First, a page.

The author clearly has a firm grasp of the material. This usually shines through in most of the recipes, but there are times in the book where I think the author assumes the reader has a similar level of knowledge - which leads to some disconnects in the narrative. One example of this is the "Creating a custom content type" recipe. There is very little introduction, and I feel that it assumes the reader has a firm grasp of the power of content types (and fieldable entities, for that matter.) This, and several other recipes would benefit greatly from beefed-up introductions (including Features, text formats, some of the Front-end recipes and plugins [especially explaining why we use annotations.])
The recipes also vary widely in their complexity. I'm not sure this if this is a good or bad thing, but perhaps some sort of "complexity level" rating should have been applied to each one to give the reader a heads-up. This is illustrated well with the fact that the plugins chapter assumes the reader has a firm understanding of object-oriented PHP. Granted, I don't expect the author to write a primer on the topic, but a warning in the introduction, or aforementioned complexity level, would have helped smooth the transition into this chapter.
As one example of the format forcing things to be out-of-order, the book begins with the assumption that the reader has a local development stack installed, which is not an unreasonable assumption. But for readers who are new to local development environments, after the recipe to install Drupal 8, in the There's more… section, the author presents valuable information about how to create a database and a database user. There is no mention of this material prior to the How to do it… section. I can easily imagine a scenario where a reader is attempting the recipes in the order they are presented without reading ahead, and being extremely frustrated until they find the There's more… section. A mention of it earlier in the chapter would go a long way here.
The book does a really nice job covering topics I didn't expect to see - including DrupalVM, Entity Reference Views displays, a thorough explanation of a module's .info.yml file and routing files (who knew you could validate a route name with RegEx right in the .routing.yml file!) There is a really nice chapter on configuration management (although more of an introduction on content vs. configuration would have been extremely useful) and Entity API.
For Drupal 7 developers moving to Drupal 8, "The Entity API" chapter is worth the cost of the book. This chapter solidified and extended the knowledge I already had. Its introduction is solid and the chapter includes examples for both content and configuration entities. While it suffers from some of issues I've already mentioned (great content, wrong format,) for the most part it overcomes these challenges and goes much deeper into the topic than I had hoped. Well done!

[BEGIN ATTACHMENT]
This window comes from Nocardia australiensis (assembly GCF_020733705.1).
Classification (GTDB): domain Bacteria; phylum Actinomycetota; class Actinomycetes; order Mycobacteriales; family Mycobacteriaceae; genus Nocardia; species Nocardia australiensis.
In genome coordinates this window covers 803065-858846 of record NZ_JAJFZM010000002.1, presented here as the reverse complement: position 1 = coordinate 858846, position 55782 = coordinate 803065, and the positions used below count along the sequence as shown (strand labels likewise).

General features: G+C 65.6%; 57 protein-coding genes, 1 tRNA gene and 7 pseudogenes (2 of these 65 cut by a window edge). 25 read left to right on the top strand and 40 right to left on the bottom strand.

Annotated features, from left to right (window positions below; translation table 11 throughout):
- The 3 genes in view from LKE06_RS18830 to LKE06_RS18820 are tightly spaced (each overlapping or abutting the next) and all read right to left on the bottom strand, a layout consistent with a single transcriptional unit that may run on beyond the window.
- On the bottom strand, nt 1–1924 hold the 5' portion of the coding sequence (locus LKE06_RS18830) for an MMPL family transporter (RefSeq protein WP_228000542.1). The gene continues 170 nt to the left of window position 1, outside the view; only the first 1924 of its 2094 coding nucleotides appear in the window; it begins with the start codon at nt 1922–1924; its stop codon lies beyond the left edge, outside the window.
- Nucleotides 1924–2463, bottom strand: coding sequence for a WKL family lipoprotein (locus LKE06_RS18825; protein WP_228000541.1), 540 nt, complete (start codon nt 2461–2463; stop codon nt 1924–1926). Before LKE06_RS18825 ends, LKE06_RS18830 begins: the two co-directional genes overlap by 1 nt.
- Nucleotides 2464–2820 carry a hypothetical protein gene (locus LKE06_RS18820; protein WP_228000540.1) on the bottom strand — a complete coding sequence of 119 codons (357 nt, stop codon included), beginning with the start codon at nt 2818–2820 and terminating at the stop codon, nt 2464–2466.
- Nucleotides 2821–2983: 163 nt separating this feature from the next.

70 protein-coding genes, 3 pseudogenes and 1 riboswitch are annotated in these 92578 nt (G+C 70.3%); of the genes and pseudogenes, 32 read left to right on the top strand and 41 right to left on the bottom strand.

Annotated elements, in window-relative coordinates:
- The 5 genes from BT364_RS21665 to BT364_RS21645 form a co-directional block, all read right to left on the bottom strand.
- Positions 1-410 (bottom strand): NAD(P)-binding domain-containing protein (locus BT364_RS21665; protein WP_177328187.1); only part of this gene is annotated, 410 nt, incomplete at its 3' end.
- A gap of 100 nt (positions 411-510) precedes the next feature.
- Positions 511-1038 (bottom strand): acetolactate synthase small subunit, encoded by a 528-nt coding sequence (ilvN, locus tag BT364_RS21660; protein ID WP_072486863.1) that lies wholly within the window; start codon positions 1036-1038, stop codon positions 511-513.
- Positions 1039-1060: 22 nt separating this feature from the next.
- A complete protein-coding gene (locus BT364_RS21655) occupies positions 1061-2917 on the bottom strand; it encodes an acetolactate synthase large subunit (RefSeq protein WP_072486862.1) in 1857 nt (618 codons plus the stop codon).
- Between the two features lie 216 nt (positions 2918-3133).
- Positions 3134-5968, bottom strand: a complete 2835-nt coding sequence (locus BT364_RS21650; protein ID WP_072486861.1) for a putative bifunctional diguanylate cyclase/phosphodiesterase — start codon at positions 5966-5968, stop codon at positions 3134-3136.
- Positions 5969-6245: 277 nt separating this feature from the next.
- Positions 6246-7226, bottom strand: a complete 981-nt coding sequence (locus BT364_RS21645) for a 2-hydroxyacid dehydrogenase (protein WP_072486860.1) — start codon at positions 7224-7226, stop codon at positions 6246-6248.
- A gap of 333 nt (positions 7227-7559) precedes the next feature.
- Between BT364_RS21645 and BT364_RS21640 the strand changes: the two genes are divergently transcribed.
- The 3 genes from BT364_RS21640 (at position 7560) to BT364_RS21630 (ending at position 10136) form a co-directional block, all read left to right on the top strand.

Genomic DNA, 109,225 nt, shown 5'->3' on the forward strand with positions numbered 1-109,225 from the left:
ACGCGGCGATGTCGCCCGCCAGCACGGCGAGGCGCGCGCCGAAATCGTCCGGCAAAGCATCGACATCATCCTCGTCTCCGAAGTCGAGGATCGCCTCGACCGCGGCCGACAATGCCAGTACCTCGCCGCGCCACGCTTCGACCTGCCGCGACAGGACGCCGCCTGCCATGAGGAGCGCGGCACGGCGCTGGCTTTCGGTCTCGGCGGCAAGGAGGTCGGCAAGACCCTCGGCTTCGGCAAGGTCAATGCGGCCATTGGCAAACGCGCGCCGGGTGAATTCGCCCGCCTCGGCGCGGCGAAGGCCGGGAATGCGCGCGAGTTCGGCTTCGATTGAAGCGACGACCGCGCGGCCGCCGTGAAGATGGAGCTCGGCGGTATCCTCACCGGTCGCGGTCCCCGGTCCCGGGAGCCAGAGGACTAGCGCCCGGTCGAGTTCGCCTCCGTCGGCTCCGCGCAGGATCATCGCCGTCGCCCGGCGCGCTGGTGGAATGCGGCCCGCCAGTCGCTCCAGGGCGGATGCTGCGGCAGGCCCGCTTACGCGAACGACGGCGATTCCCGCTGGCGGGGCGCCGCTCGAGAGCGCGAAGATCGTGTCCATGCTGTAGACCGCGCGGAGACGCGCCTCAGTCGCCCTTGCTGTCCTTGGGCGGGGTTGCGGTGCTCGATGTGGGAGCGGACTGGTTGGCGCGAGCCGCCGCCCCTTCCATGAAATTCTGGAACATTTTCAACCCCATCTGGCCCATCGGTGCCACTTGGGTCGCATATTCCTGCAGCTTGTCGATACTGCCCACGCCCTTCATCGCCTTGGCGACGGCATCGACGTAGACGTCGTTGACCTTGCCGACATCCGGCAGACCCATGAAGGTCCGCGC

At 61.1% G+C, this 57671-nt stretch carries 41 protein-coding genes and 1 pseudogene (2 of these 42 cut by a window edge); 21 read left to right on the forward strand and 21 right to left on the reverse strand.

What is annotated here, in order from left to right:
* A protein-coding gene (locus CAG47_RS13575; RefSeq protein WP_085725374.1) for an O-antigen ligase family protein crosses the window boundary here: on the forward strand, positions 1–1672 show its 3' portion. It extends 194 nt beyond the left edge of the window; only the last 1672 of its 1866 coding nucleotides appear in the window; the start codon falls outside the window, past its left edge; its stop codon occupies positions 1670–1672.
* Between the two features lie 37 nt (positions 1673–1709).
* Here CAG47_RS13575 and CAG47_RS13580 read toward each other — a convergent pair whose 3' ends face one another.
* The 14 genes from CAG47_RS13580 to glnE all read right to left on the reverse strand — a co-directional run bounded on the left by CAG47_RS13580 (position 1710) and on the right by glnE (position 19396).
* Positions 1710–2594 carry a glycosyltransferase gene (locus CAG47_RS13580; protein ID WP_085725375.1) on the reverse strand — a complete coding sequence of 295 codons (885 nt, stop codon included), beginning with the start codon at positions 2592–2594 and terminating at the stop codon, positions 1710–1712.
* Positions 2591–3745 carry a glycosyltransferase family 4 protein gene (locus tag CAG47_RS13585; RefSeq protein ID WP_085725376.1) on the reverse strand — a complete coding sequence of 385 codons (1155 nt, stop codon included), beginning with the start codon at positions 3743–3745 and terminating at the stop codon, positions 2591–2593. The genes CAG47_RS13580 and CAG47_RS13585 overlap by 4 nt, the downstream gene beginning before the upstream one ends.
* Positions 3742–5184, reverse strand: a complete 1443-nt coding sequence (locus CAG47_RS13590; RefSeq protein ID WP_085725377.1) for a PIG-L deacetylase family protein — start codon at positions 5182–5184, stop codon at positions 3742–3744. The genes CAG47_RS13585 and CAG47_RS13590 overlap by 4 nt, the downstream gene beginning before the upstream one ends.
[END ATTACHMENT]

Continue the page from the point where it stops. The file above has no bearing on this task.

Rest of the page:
At the same time, the book also covers a few topics in places where I thought it was a little too aggressive - having a "Running simpletest and PHPUnit" recipe in chapter 1 is a good example. In addition, I believe I spotted a few bugs in the book - both in the narrative and in the code samples - I've forwarded them to the author. Also, in some chapters, the author is writing about a moving target. There are more than a few places where he is forced to reference active Drupal.org issues. As these issues are resolved, recipes may spoil (food pun!)
There were more than a few recipes that involved custom module development; all of which are well-written, technically on-point, and will be extremely useful for Drupal 7 developers moving to Drupal 8. Since this is a book review, I have to pick on one point - all of the recipes were presented as if the developer is writing them from scratch. In reality, I've found the vast majority of Drupal 8 developers building custom modules for clients take full advantage of Drupal Console's "generate" command. While the author does formally introduce this in the last chapter of the book, it feels like it's not in the right place. By introducing it earlier many of the recipes could be written to take advantage of it.
Who would I recommend this book to? If you're a Drupal 7 developer looking to learn Drupal 8 development, this book is a great resource. While there are several introductory and site-building chapters that won't be very useful to you, the more advanced chapters provide (usually) adequate background information along with practical examples (ahem, recipes) to get you going. Would I recommend this book for beginners? If you have a solid PHP background, then yes. In my opinion, the author is more than capable of writing an intermediate-to-advanced Drupal 8 development book - leave the introductory stuff to someone else.
The monthly core patch (bug fix) release window is this Wednesday, October 05. Drupal 7.51 will be released with fixes for Drupal 7. This is also the release window for Drupal 8.2.0, the next scheduled minor release of Drupal 8. (Read the release candidate announcement for more information on the minor release.)
To ensure a reliable release window for the patch and minor releases, there will be a Drupal 8.2.x commit freeze from 12:00 UTC Tuesday to 12:00 UTC Thursday. The final patches for 7.51 have been committed and the 7.x code is currently frozen (excluding documentation fixes and fixes for any regressions that may be found prior to the 7.51 release). So, now is a good time to update your development/staging servers to the latest 8.2.x-dev or 7.x-dev code and help us catch any regressions in advance.
If you do find any regressions, please report them in the issue queue. Thanks!
Other upcoming core release windows after this week include:
- Wednesday, October 19 (security release window)
- Wednesday, November 02 (patch release window)
Drupal 6 is end-of-life and will not receive further releases.
Just started a discussion about it here:
Hope you join the discussion and share your thoughts.